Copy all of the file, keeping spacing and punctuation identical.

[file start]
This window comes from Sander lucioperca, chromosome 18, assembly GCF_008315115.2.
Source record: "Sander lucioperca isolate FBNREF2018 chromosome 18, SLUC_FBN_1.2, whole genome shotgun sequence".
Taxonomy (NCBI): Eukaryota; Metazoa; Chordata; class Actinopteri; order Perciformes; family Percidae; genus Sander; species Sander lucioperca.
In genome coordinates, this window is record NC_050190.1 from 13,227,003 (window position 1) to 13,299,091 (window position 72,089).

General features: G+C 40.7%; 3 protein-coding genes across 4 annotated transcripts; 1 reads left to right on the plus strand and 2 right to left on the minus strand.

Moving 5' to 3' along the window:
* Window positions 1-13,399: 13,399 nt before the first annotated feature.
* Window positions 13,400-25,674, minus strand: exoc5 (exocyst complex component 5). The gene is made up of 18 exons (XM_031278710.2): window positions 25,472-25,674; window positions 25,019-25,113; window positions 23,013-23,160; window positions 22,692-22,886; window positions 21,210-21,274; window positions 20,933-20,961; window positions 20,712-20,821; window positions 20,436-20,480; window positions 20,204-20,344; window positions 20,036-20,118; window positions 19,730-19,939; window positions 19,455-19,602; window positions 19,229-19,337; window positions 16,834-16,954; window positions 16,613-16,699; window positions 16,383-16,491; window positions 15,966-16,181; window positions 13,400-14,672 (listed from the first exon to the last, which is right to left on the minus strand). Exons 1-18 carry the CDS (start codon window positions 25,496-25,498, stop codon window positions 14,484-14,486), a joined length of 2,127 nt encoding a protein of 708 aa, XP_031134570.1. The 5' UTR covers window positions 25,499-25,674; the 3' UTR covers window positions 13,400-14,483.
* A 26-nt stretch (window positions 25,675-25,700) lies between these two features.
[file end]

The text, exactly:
This window comes from Sander lucioperca, chromosome 18, assembly GCF_008315115.2.
Source record: "Sander lucioperca isolate FBNREF2018 chromosome 18, SLUC_FBN_1.2, whole genome shotgun sequence".
Taxonomy (NCBI): Eukaryota; Metazoa; Chordata; class Actinopteri; order Perciformes; family Percidae; genus Sander; species Sander lucioperca.
In genome coordinates, this window is record NC_050190.1 from 13,227,003 (window position 1) to 13,299,091 (window position 72,089).

General features: G+C 40.7%; 3 protein-coding genes across 4 annotated transcripts; 1 reads left to right on the plus strand and 2 right to left on the minus strand.

Moving 5' to 3' along the window:
* Window positions 1-13,399: 13,399 nt before the first annotated feature.
* Window positions 13,400-25,674, minus strand: exoc5 (exocyst complex component 5). The gene is made up of 18 exons (XM_031278710.2): window positions 25,472-25,674; window positions 25,019-25,113; window positions 23,013-23,160; window positions 22,692-22,886; window positions 21,210-21,274; window positions 20,933-20,961; window positions 20,712-20,821; window positions 20,436-20,480; window positions 20,204-20,344; window positions 20,036-20,118; window positions 19,730-19,939; window positions 19,455-19,602; window positions 19,229-19,337; window positions 16,834-16,954; window positions 16,613-16,699; window positions 16,383-16,491; window positions 15,966-16,181; window positions 13,400-14,672 (listed from the first exon to the last, which is right to left on the minus strand). Exons 1-18 carry the CDS (start codon window positions 25,496-25,498, stop codon window positions 14,484-14,486), a joined length of 2,127 nt encoding a protein of 708 aa, XP_031134570.1. The 5' UTR covers window positions 25,499-25,674; the 3' UTR covers window positions 13,400-14,483.
* A 26-nt stretch (window positions 25,675-25,700) lies between these two features.